Reflecting beforehand on times that might work best for your family can help to ensure the conversation starts smoothly.

What might my child want to know about mental health?

During these conversations, your child is likely to ask about when and why you became unwell, how you were diagnosed, if mental illness can be caught or passed on, and what help you’re getting. Be prepared to talk about your treatment plan – and try to be positive. Children are often pleased to learn that you’re safe and are getting help, and relieved that your mental illness is not their fault.

Having an informed understanding of your own mental health can help you to answer your children confidently. It can be helpful to talk with your psychologist, counsellor, social worker or GP before starting these conversations. They can help you to think about the questions that might come up and how you could respond.

To learn more about the role of different mental health practitioners, view our suite of explainer videos.

What do you say when talking about mental health difficulties?

Before starting your conversation, it is important to think about the topics you may or may not feel comfortable talking about with your child. Consider:

  • What are you comfortable/prepared to talk about with your child? For example:
    • when you were diagnosed
    • how you’ve been acting lately
    • what your diagnosis means for you.
  • What might you be unsure about bringing up or talking about with your child? For example:
    • the reasons behind any arguments or conflict that you and your partner may have had lately
    • whether your children are at risk of developing the same mental illness as you.
  • What are you uncomfortable talking about with your child? For example:
    • traumatic events you may have experienced when you were younger that you feel might have contributed to your mental illness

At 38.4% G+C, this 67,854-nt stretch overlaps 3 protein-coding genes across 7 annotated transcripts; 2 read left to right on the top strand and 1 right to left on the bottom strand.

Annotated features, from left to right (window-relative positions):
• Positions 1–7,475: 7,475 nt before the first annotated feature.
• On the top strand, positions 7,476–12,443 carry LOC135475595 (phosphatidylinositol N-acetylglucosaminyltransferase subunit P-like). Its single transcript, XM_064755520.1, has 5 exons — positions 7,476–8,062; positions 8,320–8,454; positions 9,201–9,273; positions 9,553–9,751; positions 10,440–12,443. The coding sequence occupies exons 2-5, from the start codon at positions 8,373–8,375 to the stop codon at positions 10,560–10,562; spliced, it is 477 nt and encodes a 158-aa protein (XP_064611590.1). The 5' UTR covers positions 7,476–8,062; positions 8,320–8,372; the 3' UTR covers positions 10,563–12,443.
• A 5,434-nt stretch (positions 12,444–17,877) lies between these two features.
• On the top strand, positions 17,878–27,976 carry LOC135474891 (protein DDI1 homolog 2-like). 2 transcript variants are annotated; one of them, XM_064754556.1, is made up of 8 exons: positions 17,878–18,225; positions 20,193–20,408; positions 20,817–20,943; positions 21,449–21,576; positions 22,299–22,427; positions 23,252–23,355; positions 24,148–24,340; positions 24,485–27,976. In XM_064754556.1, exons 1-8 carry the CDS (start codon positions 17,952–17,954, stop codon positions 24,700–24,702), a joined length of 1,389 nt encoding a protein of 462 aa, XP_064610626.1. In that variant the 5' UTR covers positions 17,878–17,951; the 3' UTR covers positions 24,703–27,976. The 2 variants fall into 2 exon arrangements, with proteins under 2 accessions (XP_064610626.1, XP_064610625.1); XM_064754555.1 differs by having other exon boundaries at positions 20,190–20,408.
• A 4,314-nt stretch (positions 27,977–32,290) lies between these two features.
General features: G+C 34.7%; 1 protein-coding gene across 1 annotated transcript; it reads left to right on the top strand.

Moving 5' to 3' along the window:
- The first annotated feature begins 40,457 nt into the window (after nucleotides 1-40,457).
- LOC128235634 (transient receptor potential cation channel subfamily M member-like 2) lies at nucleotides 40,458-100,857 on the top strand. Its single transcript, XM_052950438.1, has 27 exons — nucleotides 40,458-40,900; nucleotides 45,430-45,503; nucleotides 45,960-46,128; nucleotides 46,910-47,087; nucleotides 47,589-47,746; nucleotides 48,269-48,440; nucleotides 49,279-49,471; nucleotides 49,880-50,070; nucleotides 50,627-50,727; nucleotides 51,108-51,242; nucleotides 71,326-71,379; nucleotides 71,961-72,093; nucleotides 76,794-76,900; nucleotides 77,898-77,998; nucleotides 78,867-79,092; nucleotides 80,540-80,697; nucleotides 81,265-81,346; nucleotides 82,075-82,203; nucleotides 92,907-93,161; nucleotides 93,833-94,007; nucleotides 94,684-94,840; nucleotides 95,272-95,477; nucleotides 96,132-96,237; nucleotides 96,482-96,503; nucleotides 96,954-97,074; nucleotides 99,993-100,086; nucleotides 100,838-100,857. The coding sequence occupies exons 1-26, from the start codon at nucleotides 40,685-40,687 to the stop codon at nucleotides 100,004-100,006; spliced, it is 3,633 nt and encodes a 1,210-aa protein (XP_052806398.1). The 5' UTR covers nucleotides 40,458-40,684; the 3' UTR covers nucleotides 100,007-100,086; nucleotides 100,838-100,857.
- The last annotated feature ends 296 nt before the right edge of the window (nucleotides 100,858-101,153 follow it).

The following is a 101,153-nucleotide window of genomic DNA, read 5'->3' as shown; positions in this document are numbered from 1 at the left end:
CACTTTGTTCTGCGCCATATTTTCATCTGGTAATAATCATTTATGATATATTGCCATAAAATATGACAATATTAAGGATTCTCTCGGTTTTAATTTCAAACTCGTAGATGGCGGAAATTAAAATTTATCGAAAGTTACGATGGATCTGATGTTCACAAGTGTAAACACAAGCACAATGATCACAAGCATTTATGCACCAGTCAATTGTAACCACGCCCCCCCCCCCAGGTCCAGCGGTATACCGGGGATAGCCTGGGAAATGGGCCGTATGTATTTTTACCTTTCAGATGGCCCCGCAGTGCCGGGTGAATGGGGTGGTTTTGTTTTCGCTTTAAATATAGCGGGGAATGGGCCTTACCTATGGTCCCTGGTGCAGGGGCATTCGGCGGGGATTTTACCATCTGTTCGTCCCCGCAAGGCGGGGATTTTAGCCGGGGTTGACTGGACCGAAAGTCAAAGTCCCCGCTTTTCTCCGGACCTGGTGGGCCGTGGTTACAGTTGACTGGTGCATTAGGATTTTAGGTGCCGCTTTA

• some of the thoughts and feelings you experience because of your mental illness.

You might consider discussing your ideas with a trusted partner, family member, friend or a mental health professional who can help you to think about what you might/might not say.

Here are some suggestions on what to say when talking to your child about your mental health difficulties:

  • Discuss what’s happening to you and how it affects you. Remember, there’s no need to share everything – you get to decide how much to tell your child. Talking through what to say with your partner, a good friend or your mental health professional can be helpful.
  • Consider your child’s age and ability to understand the information you give them to ensure they feel relaxed and can understand the conversation. You can find more information on communicating with infants, toddlers, primary school-age children and teenagers in these fact sheets.
  • Think about the language you use. The Satellite Foundation website contains simple medical explanations for mental illness, which are a good way to compare mental illness with physical illness (and help to fight stigma).
  • Be clear that it’s not their fault, nor is it their responsibility to make you feel better.